The Best of Intentions
Right now, in a company much like yours, Larry, a business analyst, is spending hours writing up a requirements document. Because Larry has been yelled at so many times by developers about not providing sufficient requirements, he is being is being particularly anal, documenting every feature, expected inputs and outputs, validation conditions, etc. Once they are done, the document is beautiful. It is 87 pages of clearly defined requirement bliss. The problem is that the document is not done, and very soon it is not going to be alone.
Larry sends the document to his supervisor (1 copy), who makes a few rough edits and sends it back (another copy). Larry then cleans up these edits to produce a revised final version (yet another copy) and sends it back the supervisor, who says to run with it. In this initial review, we have now seen 3 copies of the document, each of which was a little different, and will live forever in email histories, hard drives, dark corners of SharePoint, or printed out on someone’s desk.
Larry sends the latest copy out to the development team, and schedules a meeting to discuss. By the time the meeting comes around, he realizes he needs to make a few more changes, and brings a new copy to the meeting. Meanwhile some developers have absentmindedly filed a copy off to their hard drive, and will forever reference that copy anytime a requirements issue comes up. The meeting generates a lot of discussion, which causes several more changes. The result is several more drafts of the document.
The Hydra Emerges
All the while, the supervisor has taken his “final” copy and shown it to the CEO “just to given him a rough idea of where we are at”. The CEO, despite his best intentions, will remember this conversation as “here’s exactly what we’re committing to”. He especially likes the Universal Data Widget feature, which the development team has just notified the Larry is not possible.
The next time the Larry meets with the supervisor, they both have different copies of the requirements, and so the supervisor doesn’t notice that the Universal Data Widget feature, which the CEO loved, is now missing from the latest document. A few weeks later, when someone else points it out, and nobody can remember why it was removed, and the supervisor plays the “what the CEO wants” card, and so it is added back in. Meanwhile, the development team has already started coding, and has no knowledge of the feature being added back into the requirements.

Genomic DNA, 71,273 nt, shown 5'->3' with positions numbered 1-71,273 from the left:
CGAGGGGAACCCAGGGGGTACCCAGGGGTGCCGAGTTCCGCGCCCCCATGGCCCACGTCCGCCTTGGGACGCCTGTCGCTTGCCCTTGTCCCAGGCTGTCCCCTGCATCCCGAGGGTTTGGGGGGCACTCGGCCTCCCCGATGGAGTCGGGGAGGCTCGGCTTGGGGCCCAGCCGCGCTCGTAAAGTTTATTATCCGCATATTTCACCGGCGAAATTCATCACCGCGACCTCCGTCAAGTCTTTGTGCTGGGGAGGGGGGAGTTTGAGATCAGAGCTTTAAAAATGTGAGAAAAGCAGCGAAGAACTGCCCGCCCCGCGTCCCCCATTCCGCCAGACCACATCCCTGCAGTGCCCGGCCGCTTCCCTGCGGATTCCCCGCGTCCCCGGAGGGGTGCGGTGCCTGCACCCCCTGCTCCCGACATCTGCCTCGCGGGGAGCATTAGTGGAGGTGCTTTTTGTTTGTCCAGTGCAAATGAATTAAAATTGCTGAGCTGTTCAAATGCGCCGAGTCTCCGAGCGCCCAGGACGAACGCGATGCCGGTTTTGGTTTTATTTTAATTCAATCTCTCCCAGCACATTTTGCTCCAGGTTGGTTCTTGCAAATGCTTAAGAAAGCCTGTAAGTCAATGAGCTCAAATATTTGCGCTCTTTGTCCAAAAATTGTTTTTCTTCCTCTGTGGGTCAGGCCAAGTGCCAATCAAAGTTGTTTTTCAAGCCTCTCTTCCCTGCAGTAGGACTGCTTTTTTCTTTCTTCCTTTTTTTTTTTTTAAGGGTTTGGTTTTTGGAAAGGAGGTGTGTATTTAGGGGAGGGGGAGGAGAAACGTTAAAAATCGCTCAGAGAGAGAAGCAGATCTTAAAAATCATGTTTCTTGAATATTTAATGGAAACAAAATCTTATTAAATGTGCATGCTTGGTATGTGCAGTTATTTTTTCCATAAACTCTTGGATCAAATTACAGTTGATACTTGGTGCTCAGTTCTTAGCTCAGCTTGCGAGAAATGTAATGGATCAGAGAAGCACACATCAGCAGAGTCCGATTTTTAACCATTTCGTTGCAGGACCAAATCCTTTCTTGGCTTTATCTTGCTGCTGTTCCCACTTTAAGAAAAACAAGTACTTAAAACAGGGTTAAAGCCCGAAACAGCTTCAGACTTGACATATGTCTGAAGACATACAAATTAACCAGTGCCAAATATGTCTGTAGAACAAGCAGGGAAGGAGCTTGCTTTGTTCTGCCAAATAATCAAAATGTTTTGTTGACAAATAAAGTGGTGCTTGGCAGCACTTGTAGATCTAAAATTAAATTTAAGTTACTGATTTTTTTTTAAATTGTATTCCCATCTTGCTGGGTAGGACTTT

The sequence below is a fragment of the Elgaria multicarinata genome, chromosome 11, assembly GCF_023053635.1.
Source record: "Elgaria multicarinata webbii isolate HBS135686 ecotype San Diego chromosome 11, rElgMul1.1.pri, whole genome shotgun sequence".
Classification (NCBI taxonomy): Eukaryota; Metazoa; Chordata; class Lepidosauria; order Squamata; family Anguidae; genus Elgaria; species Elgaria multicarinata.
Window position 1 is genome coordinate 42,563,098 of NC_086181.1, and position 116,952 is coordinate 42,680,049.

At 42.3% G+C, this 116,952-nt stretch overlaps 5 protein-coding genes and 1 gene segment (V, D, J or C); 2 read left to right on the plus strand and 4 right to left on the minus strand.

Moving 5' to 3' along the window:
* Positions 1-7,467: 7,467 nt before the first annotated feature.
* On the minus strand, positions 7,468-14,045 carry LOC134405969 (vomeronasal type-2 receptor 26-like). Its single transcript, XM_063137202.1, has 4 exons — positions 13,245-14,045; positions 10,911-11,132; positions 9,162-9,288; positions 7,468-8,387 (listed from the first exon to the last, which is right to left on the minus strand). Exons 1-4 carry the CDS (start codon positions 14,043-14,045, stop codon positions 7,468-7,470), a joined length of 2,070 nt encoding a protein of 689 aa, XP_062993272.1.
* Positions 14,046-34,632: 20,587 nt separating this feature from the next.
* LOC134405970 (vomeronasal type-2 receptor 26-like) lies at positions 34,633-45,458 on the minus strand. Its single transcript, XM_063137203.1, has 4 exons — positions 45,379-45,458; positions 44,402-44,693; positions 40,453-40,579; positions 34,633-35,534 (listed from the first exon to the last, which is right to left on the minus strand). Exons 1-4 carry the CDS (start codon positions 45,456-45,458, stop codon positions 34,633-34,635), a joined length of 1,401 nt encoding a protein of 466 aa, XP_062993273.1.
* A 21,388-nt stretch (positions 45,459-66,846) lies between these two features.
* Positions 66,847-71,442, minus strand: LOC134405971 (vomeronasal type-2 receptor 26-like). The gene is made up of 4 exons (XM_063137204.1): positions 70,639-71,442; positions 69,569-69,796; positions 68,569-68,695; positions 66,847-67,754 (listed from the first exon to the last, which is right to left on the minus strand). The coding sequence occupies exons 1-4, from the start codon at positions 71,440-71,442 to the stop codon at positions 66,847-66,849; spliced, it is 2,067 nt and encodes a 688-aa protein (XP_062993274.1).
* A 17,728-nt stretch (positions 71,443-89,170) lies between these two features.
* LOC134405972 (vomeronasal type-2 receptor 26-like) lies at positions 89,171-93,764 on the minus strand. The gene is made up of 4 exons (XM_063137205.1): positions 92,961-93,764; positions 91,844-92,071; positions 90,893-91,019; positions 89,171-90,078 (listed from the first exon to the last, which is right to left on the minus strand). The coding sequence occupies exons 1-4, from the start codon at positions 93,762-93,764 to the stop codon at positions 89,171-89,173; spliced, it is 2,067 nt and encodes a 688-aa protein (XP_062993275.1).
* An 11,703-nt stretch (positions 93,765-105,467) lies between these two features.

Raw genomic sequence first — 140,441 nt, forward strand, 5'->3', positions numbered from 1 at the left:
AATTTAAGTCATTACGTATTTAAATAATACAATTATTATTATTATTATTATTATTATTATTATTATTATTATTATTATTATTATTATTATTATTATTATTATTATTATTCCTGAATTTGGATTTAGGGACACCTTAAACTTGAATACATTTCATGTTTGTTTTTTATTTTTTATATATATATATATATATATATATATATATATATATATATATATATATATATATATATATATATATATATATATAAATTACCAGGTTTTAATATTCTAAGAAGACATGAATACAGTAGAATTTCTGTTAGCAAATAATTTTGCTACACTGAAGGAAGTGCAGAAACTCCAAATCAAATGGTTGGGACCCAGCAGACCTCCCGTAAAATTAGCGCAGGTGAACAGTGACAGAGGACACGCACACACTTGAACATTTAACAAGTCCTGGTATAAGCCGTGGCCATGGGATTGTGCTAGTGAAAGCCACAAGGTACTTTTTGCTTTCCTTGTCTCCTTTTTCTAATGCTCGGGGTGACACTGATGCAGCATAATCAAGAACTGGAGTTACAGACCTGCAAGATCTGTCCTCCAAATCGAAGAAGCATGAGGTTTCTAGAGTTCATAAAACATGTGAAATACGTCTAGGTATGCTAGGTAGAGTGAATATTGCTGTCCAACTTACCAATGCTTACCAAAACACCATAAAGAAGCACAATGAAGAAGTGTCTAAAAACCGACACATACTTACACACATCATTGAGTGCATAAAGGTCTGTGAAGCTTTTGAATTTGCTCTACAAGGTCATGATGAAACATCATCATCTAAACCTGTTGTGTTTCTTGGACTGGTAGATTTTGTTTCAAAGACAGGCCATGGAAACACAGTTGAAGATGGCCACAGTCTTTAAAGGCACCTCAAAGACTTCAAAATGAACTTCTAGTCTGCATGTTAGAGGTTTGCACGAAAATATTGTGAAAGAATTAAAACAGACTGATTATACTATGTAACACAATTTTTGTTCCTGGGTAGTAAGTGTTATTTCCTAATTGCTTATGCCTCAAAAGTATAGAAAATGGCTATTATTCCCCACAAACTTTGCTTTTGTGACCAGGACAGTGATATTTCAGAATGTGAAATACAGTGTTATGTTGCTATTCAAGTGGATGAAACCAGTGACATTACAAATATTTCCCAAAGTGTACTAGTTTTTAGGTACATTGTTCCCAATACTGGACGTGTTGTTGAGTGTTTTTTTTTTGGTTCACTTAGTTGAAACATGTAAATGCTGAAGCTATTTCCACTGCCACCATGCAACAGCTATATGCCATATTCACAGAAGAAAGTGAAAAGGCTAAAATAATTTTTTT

3 months later, after the testing phase, the CEO asks “where’s the Universal Data Widget?” and everyone panics. The development team has no recollection of the feature, and Larry can’t remember when it as added back in. In their own defense, everyone produces a different copy of the requirements, each of which supports their own case.
After much finger pointing, the supervisor says, “whatever, just add the damn Widget right now!” The developer takes a stand, pointing to his copy of requirements in hand, and insists that he’s not allowed to make any changes without a documented change request. So the supervisor grabs a yellow sticky note, writes “Add the damn Widget” on it, and sticks it on the developer’s copy, and storms away.
Everyone started out with the best of intentions, and now they are completely frustrated with each other. Everyone wants the product to work well, and yet they no have a list of things to blame on everyone else. So much useful communication was lost in verbal meetings and hallway conversations, and the product suffered as a result. In the end, the developers still say that the analysts don’t produce sufficient requirements, the analysts still say that the developers will never be happy with whatever requirements are produced, and the management still seems them all as a bunch of finger-pointing whiners who can’t get a product finished. And honestly, I can’t really blame any of them.